HMS Protector has arrived in Christchurch, New Zealand, as part of her historic Southern Ocean patrol.
The arrival of the specialist ice patrol ship marks the close cooperation that exists between the UK and New Zealand in upholding the conservation rules of the Antarctic Treaty System and to protect the Southern Ocean from illegal fishing activities.
Protector sailed from Hobart in mid December with a team of New Zealand and Australian officers embarked.
With their support, Protector conducted a five week fisheries patrol in the Southern Ocean and was also the first Royal Navy, or UK Government, vessel to visit the East Antarctic and Ross Sea regions for 80 years.
Acting British High Commissioner to New Zealand, Helen Smith said HMS Protector’s Antarctic patrol was a strong example of the close working relationship between the UK and New Zealand.
“With New Zealand, we have shared scientific programmes and stewardship roles in the region,” she said.
“This patrol has deepened that co-operation and will ensure fishing and other commercial activities in the Ross Sea region are carried out in line with international conservation agreements.”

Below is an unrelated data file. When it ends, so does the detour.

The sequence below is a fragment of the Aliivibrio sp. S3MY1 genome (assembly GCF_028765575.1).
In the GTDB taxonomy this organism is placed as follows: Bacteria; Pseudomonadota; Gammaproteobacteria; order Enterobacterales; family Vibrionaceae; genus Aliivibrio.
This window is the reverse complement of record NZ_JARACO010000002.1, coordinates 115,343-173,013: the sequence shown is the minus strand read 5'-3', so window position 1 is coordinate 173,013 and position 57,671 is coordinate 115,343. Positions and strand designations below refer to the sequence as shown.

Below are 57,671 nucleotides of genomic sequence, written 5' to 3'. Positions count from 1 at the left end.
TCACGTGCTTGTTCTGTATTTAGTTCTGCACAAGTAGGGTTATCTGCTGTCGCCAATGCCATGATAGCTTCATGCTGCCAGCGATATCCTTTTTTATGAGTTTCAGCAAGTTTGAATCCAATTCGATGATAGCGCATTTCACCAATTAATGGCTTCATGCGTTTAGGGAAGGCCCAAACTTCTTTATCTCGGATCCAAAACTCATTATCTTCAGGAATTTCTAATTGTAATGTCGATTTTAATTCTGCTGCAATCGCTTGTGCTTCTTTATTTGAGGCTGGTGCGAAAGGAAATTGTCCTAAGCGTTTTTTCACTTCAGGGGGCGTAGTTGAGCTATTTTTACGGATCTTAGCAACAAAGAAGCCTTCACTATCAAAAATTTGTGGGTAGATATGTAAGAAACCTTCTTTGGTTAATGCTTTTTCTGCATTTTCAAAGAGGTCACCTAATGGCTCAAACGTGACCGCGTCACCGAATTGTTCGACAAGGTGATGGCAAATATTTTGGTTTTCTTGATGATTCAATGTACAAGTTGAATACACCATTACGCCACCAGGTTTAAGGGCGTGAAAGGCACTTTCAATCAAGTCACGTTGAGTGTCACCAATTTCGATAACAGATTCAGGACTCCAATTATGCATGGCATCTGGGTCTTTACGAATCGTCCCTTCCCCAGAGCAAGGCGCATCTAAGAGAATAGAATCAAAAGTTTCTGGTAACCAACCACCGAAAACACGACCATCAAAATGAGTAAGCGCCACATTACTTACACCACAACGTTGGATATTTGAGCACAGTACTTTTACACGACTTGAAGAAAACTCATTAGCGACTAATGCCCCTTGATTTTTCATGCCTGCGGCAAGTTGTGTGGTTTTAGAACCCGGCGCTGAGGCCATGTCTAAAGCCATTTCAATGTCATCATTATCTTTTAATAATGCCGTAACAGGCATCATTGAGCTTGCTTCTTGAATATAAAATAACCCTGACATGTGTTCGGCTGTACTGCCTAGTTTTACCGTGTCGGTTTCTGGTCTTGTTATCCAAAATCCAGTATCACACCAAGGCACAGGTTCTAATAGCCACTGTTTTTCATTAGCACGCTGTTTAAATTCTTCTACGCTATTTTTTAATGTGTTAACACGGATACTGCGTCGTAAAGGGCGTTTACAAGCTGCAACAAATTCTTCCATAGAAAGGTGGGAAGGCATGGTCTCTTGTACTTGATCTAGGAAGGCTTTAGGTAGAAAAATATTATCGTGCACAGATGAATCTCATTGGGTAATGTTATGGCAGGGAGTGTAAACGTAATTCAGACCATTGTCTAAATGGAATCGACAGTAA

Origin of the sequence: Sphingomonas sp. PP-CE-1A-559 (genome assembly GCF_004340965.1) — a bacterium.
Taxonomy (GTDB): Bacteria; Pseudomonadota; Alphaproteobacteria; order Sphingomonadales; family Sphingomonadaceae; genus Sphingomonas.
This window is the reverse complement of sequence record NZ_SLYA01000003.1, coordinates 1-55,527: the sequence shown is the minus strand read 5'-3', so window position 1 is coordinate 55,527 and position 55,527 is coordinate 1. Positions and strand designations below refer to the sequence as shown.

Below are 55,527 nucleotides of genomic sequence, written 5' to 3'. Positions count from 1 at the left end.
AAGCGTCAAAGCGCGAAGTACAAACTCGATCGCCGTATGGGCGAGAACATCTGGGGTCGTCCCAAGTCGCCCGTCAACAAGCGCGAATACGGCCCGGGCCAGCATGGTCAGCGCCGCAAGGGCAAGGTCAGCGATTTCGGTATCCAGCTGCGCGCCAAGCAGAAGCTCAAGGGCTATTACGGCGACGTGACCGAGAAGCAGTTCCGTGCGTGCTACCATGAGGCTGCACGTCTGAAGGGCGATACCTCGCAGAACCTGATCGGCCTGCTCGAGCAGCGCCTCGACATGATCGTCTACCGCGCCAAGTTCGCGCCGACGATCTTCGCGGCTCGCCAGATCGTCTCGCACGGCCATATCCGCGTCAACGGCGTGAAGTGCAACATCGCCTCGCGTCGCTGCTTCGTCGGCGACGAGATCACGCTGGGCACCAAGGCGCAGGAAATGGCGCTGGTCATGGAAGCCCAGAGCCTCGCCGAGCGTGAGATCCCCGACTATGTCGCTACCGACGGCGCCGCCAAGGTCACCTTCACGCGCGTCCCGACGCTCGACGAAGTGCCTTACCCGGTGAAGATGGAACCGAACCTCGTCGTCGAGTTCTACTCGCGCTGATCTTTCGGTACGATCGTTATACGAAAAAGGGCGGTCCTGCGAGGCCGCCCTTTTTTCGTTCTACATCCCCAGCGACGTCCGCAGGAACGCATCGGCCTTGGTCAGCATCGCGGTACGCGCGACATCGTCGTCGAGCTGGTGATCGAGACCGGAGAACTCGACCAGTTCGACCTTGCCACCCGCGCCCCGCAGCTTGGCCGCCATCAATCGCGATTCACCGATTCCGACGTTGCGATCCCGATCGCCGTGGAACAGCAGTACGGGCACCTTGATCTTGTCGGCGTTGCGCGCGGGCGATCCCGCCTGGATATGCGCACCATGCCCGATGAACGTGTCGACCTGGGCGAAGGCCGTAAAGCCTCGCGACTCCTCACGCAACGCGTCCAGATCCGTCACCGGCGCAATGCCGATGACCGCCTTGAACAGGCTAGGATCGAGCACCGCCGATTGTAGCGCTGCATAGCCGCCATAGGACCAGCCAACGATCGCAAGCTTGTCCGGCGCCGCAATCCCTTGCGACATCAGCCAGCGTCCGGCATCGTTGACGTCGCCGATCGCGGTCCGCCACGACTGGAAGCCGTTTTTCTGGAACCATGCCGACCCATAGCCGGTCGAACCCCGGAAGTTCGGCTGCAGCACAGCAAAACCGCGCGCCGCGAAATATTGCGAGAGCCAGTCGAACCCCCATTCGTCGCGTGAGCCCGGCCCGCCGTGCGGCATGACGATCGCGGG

Commander Trefor Fox, Protector’s Second in Command, added that it was good to be working with Australian and New Zealand partners.
He said: “One hundred years after Sir Ernest Shackleton’s epic Endurance expedition, it is an honour for HMS Protector to have made our own ‘trans-Antarctic’ visit to East Antarctica and the Ross Sea region. We are delighted to work in partnership with our Australian and New Zealand colleagues to underpin our shared Antarctic Treaty objectives.”
Protector came alongside in Lyttleton, just outside Christchurch where she hosted an Open Day over the weekend.